This article was originally published on Cyclingnews.com.
Great Britain set a new world record (3:53.295) in the gold medal ride off, pipping Australia by two tenths of a second to end the home team’s run two-year run in the rainbow jersey, meantime New Zealand fought back in their clash with Russia to win the bronze medal.
The time of Great Britain bettered their time (3:53.314) set at the Beijing Olympic Games four year ago.
Andrew Tennant sat out in the final for Great Britain, replaced by Steven Burke, while there was no change to the Australian line up of Jack Bobridge, Glenn O’Shea, Rohan Dennis and Michael Hepburn. Great Britain took the race out from the gun with around three tenths of a second separating the two teams over the opening laps.
With 1500m down, Australia had closed the gap and the teams were on equal terms. Australia then edged ahead over the next 1000m before the Brits had their noses slightly back in front.
Seven tenths of a second separated the teams on the bell lap with Great Britain surging for the line with Geraint Thomas at the front of the train helping the reigning Olympic champions to an average speed of 61.7km/h.
Thomas, said that he was pleased with the turn around in results from the London World Cup in February.
“It definitely makes up for London, that’s for sure,” Thomas said.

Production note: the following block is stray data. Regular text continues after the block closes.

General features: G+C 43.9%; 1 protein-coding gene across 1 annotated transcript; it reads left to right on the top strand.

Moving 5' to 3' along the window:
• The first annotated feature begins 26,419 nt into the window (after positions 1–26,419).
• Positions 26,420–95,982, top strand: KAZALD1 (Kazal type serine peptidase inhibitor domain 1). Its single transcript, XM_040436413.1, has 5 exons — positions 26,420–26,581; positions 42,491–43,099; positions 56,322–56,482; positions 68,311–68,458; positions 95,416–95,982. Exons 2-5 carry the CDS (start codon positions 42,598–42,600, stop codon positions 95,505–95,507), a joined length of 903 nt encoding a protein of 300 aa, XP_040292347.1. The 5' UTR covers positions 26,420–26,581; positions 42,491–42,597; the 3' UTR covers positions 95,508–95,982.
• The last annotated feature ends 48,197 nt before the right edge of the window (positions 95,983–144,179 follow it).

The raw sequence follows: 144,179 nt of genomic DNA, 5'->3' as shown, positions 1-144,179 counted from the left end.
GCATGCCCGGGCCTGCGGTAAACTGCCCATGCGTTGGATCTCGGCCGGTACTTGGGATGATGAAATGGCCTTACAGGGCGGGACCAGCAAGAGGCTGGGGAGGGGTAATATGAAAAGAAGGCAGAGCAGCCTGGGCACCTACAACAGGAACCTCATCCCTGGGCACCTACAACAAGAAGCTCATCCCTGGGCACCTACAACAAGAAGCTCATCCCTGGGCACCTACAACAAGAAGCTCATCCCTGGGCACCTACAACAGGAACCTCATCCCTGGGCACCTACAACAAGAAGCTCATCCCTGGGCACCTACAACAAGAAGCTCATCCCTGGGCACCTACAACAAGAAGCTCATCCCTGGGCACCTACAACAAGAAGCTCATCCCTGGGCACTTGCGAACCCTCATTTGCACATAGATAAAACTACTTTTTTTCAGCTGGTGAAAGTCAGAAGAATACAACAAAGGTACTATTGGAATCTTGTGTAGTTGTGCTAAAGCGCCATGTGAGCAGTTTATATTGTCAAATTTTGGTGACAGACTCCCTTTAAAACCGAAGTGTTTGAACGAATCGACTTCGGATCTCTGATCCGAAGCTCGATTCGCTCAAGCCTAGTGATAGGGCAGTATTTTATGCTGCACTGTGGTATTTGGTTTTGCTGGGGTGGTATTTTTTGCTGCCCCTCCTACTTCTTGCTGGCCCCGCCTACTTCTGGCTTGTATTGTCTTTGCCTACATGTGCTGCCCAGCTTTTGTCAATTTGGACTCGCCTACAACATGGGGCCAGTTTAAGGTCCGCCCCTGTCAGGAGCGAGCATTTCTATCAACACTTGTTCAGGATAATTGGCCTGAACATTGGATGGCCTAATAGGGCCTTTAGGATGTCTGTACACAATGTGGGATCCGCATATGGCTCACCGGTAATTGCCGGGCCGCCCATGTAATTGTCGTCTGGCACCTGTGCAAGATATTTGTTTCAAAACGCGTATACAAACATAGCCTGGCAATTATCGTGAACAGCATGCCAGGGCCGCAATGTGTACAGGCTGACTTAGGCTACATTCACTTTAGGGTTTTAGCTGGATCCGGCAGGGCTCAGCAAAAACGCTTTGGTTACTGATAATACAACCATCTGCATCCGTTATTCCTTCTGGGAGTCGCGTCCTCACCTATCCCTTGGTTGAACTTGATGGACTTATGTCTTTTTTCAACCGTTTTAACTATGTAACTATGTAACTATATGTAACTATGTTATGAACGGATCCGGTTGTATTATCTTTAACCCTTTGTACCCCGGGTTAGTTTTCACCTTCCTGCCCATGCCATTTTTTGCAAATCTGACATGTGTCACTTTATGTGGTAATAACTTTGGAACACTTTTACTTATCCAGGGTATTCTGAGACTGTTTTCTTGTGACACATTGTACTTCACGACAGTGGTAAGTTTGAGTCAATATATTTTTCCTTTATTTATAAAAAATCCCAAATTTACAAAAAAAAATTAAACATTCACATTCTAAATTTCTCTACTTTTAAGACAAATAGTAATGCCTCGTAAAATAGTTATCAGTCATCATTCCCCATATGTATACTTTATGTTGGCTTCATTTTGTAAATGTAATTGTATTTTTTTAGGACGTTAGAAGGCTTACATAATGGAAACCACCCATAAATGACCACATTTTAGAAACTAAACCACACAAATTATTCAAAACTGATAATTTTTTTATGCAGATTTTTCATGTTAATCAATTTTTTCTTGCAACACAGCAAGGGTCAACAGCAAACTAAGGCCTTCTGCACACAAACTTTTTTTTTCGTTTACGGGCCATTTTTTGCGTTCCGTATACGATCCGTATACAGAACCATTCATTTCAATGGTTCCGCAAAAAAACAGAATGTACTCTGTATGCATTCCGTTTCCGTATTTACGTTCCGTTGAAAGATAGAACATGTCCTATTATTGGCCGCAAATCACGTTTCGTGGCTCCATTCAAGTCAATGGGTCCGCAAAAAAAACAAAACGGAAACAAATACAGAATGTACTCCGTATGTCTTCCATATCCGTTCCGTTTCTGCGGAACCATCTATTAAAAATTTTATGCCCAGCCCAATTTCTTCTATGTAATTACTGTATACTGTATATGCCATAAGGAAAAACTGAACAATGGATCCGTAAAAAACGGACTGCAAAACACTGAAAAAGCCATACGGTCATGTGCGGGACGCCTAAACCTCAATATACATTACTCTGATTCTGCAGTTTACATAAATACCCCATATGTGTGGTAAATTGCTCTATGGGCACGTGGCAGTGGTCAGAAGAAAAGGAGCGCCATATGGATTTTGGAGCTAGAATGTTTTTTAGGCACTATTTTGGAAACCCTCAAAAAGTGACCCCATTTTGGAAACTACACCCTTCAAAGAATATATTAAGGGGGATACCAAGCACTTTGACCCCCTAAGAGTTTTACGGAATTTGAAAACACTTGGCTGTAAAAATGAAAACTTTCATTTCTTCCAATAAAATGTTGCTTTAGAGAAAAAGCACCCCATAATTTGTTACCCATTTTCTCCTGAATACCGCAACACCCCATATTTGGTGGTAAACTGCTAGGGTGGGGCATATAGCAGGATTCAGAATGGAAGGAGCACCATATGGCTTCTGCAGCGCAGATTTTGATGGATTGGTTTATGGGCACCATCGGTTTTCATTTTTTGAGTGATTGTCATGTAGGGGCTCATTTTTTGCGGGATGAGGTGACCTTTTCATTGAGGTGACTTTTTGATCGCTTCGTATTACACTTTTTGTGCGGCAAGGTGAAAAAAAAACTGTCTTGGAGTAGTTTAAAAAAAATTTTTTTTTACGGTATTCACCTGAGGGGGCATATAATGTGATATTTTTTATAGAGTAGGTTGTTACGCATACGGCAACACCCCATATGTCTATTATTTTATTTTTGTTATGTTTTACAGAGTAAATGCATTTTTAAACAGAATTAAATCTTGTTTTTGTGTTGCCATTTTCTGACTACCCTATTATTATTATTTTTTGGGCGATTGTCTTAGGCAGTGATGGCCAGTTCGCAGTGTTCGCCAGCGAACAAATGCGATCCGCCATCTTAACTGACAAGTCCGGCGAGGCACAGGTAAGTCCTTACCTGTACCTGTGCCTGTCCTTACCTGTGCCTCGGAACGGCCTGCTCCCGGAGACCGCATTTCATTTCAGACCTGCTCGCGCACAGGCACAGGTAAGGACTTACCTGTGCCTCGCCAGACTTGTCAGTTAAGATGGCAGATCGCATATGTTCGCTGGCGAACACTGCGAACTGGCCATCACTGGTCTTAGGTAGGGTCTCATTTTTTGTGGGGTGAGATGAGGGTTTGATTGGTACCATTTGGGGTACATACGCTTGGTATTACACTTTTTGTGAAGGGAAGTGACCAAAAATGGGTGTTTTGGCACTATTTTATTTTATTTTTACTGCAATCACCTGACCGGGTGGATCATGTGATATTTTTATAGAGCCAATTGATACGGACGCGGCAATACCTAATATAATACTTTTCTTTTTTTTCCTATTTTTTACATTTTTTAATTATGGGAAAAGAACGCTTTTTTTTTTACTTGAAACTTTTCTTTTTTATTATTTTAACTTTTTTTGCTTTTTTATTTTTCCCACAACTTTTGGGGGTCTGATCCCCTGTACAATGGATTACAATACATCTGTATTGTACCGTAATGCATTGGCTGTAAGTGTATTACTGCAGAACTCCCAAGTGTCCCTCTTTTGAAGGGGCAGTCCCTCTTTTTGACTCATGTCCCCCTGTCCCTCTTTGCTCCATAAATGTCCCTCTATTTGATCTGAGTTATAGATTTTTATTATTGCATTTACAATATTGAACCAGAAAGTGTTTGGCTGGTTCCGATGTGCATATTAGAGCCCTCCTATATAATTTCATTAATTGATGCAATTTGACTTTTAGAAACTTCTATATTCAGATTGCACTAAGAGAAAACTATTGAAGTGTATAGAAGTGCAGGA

“It was a great race, it reminds me of Manchester back in ’08, before the Games. We broke the world record there as well. I think we made a lot of gains after that and I’m sure we can do the same now.”
Ed Clancy, the only remaining member of the quartet which won gold in Beijing, explained that it was an arm-wrestle to earn their new title.
“I don’t think we’ve ever had to fight as hard as that for a win,” said Clancy. “It was pretty epic.
“Those last couple of laps, me and Pete [Kennaugh] were absolute passengers. We were just hanging in there. I just finished the last whole lap off the back.
“I was almost expecting the worst when I looked at the scoreboard. I thought, ‘we’re going to lose it on me’.”
Bobridge meanwhile could not hide his disappointment.
“It feels like a great big kick in the guts,” he said. “We went over there, we got one-up on their home turf, they’ve come here, they’ve kicked us back in the guts and beat us.
“We just have to rebound from here, use it as positive energy.”
New Zealand rallied hard to overcome Russia, who led for the first half of the race. The Kiwi’s time (3:57.592) was two seconds faster than their qualifying mark.
For full results, report and photos of the track world championships, visit Cyclingnews.com.